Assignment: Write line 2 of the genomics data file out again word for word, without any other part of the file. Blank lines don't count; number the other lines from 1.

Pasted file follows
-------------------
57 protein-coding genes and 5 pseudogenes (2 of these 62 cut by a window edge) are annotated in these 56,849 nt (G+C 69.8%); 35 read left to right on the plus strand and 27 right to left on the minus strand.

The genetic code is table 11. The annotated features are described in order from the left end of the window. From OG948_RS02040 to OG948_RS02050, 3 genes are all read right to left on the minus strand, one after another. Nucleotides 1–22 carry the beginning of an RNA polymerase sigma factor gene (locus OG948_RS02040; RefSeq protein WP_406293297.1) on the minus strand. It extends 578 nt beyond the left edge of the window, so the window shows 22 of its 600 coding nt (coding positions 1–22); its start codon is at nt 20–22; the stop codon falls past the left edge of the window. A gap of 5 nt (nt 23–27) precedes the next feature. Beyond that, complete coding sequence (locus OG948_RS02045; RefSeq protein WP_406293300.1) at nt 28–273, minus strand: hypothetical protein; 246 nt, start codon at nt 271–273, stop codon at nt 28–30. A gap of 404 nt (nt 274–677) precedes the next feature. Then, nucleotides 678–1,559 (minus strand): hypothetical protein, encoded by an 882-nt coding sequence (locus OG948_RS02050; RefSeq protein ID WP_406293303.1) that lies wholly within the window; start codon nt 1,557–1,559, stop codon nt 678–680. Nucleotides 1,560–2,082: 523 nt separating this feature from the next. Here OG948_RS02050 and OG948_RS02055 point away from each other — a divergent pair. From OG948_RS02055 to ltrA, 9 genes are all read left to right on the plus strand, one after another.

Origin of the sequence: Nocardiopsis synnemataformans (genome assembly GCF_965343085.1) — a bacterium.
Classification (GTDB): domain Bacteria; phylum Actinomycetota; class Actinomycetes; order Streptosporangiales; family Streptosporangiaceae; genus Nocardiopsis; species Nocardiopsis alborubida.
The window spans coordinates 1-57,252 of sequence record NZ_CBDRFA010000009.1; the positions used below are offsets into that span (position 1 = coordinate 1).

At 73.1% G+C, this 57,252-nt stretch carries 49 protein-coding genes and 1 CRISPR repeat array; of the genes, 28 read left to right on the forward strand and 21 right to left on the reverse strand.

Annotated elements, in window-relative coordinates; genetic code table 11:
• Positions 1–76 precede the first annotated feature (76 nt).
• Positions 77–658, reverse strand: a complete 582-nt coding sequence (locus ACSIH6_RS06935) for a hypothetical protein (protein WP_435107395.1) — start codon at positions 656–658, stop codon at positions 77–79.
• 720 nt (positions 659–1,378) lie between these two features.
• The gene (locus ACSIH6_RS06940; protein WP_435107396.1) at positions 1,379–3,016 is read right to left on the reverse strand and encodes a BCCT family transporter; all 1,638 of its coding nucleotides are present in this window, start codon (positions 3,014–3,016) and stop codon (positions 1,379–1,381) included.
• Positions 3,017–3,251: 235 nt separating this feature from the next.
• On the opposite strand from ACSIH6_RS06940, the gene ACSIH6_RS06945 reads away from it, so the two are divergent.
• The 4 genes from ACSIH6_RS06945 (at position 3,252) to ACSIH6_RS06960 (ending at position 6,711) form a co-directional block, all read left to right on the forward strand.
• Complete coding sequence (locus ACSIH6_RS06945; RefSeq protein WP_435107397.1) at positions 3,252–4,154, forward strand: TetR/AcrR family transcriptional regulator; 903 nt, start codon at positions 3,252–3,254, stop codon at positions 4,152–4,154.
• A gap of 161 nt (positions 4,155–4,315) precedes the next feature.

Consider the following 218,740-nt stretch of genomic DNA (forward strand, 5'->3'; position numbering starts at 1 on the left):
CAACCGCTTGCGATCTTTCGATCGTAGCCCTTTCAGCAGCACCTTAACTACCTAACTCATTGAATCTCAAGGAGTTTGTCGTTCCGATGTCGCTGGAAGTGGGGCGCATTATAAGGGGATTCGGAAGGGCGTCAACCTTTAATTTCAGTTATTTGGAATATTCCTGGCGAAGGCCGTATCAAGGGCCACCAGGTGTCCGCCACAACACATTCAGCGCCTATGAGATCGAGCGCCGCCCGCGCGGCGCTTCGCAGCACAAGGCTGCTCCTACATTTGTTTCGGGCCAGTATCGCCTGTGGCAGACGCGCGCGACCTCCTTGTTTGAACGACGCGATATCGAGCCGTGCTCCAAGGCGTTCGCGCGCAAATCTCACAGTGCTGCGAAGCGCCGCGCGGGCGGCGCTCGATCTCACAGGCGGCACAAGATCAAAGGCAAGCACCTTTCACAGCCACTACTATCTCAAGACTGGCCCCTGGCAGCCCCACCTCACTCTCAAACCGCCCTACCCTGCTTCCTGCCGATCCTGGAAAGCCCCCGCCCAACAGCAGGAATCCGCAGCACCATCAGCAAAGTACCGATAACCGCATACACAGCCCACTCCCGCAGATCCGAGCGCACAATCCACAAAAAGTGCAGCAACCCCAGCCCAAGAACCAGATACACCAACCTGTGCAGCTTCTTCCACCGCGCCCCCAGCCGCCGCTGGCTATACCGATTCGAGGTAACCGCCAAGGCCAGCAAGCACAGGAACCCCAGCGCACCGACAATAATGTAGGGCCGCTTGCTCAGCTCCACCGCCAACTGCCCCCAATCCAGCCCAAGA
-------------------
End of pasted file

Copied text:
The genetic code is table 11. The annotated features are described in order from the left end of the window. From OG948_RS02040 to OG948_RS02050, 3 genes are all read right to left on the minus strand, one after another. Nucleotides 1–22 carry the beginning of an RNA polymerase sigma factor gene (locus OG948_RS02040; RefSeq protein WP_406293297.1) on the minus strand. It extends 578 nt beyond the left edge of the window, so the window shows 22 of its 600 coding nt (coding positions 1–22); its start codon is at nt 20–22; the stop codon falls past the left edge of the window. A gap of 5 nt (nt 23–27) precedes the next feature. Beyond that, complete coding sequence (locus OG948_RS02045; RefSeq protein WP_406293300.1) at nt 28–273, minus strand: hypothetical protein; 246 nt, start codon at nt 271–273, stop codon at nt 28–30. A gap of 404 nt (nt 274–677) precedes the next feature. Then, nucleotides 678–1,559 (minus strand): hypothetical protein, encoded by an 882-nt coding sequence (locus OG948_RS02050; RefSeq protein ID WP_406293303.1) that lies wholly within the window; start codon nt 1,557–1,559, stop codon nt 678–680. Nucleotides 1,560–2,082: 523 nt separating this feature from the next. Here OG948_RS02050 and OG948_RS02055 point away from each other — a divergent pair. From OG948_RS02055 to ltrA, 9 genes are all read left to right on the plus strand, one after another.